"Laskin's narrative captures it all--the fervor, the drugs, the sex, the politics, the magic, the tragedy of the 60s and 70s and most of all the angst of that wonderful, terrible time. A fun, transporting, and evocative read." --Daniel James Brown, New York Times bestselling author of The Boys in the Boat
A turbulent coming-of-age novel about a young man who loses his innocence and finds his soul in the ferment of New York City in 1970
On the brink of a new decade, as the radical 1960s turns to the 1970s, seventeen-year-old Sam Stein is about to grow up in a hurry. Raised in a cushy Long Island suburb where his parents consign him to the care of Tutu Carter, their live-in housekeeper, Sam is learning uncomfortable truths about his place and privilege in his relationship with Tutu and in the world. When he stumbles into a New Year's party and meets firebrand Kim Goodman, his life is changed forever. In short order, he falls in love and flees with her to the drug-soaked East Village of Manhattan, and gets swept up in the revolutionary political movements of the time.
An aspiring writer, Sam bears witness to the seismic upheavals of the day while remaining utterly blind to a high-stakes plot that Kim and her comrades are executing right under his nose. As seemingly unrelated events click into place, what Sammy knew and what Sammy didn't know become matters of life and death - not only for himself and Kim, but for Tutu and her grandson Leon in Harlem, and for the radical protest movement teetering between disillusion and revolution. Compulsively readable, peopled by unforgettable characters, crackling with wit and suspense, What Sammy Knew brilliantly evokes a chaotic, dangerously polarized, and historically important moment in America.
About the Author
David Laskin is the author of The Children’s Blizzard, which won the Washington State Book Award and Midwest Booksellers’ Choice Award for nonfiction. The author of several other works of nonfiction, Laskin writes for the New York Times and the Washington Post. He and his wife, the parents of three grown daughters, live in Seattle.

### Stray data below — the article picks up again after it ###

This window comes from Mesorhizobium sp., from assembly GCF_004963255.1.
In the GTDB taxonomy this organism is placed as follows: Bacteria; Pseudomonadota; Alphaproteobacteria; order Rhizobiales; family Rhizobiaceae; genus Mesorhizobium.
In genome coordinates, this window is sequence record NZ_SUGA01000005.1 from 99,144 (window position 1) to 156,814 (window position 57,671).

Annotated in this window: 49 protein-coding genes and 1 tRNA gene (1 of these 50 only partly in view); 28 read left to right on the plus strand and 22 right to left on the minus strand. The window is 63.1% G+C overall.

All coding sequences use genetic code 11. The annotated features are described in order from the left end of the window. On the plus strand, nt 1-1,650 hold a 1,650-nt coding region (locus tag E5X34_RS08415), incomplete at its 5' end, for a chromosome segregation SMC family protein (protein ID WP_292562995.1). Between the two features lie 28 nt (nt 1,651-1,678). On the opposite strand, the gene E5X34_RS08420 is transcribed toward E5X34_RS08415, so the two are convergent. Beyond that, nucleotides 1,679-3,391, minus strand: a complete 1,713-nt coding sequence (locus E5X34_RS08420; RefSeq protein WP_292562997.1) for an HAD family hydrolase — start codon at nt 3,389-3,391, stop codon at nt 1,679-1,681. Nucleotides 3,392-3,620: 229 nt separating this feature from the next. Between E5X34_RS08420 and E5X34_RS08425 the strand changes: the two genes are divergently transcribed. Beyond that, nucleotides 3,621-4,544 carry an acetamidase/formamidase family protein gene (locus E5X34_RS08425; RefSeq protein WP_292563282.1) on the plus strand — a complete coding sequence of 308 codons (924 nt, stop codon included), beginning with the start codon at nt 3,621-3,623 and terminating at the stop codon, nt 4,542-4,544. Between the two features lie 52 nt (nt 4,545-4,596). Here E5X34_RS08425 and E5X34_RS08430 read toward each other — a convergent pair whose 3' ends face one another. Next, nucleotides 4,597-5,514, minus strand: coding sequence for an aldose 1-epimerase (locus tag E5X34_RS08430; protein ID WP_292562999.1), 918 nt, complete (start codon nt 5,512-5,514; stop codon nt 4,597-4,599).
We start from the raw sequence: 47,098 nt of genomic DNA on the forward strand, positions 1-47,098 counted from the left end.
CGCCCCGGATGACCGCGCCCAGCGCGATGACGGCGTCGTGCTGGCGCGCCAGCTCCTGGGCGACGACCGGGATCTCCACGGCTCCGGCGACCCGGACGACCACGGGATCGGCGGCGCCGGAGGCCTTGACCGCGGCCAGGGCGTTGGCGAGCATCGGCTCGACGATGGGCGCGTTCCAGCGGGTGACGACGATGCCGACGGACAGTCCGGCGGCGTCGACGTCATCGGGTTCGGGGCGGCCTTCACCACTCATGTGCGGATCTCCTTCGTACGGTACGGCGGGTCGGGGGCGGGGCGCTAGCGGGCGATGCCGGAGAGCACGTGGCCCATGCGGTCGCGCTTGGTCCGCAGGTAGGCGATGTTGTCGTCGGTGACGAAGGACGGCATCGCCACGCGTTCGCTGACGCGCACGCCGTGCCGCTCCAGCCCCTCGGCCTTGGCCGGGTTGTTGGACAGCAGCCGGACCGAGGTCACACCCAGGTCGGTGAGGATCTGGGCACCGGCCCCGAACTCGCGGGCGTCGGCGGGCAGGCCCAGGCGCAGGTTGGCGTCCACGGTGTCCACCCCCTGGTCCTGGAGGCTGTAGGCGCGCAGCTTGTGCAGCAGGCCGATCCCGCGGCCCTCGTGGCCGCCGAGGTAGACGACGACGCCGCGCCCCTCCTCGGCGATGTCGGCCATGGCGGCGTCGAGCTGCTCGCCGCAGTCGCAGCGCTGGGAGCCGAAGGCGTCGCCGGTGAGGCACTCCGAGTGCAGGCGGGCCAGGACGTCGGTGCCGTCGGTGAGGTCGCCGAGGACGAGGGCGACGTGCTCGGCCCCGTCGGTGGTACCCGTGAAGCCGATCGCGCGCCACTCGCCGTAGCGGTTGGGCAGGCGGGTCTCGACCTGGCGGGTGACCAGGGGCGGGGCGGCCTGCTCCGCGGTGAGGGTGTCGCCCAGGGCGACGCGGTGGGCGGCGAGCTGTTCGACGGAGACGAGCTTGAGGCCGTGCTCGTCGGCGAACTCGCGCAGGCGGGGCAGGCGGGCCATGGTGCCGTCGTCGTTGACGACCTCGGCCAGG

“Engaging…hugely accomplished first novel…There is a great deal to admire in this foray into fiction. With wit, acuity and tenderness, Laskin paints a vivid portrait of a young man coming of age…timely and engrossing.” —Minneapolis Star Tribune
"A vivid portrait of adolescence and New York City in the 1970s." —Seattle Times
"Fresh and entertaining...it races to the finish as a compelling read well worth your time...A sweet novel that holds our interest to the last page." —New York Journal of Books "... an aching story about loss of innocence...Laskin adroitly integrates heartache, rock 'n' roll and violence, and references to the pumping songs of the era, to kick this one up a notch." —Shelf Awareness
“A big-heartednovel, full of empathy and compassion and hope, that does what all important stories aspire to do: leverage the power of story-telling to change the world.” —Garth Stein, New York Times bestselling author of The Art of Racing in the Rain
“David Laskin enlivens the compelling urgency and confusion of the 1960s and 70s in Samuel Stein, a smart young man coming of age on Long Island, who turns his back on his family in pursuit of love, only to find that love resides in humility, and often much closer to home than we realize.” —Robin Oliveira, New York Times bestselling author of Winter Sisters
“A powerfulcoming-of-age novel that’s shockinglycontemporaryand undeniably relevant. Both brilliantly complex and relentlessly page-turning, devastating and tender.” —Deb Caletti, National Book Award Nominee author of Honey, Baby, Sweetheart
“An engrossing, timely, beautifully written book, What Sammy Knew reveals the perils of coming-of-age in a country fraught with instability, inequality, distrust, and strife.” —Julie Barton, New York Times bestselling author of Dog Medicine
“Irresistible. The story begins with teenage lust and humor but swiftly turns to idealism and recklessness en route to its exciting climax.” —Jim Lynch, bestselling author of The Highest Tide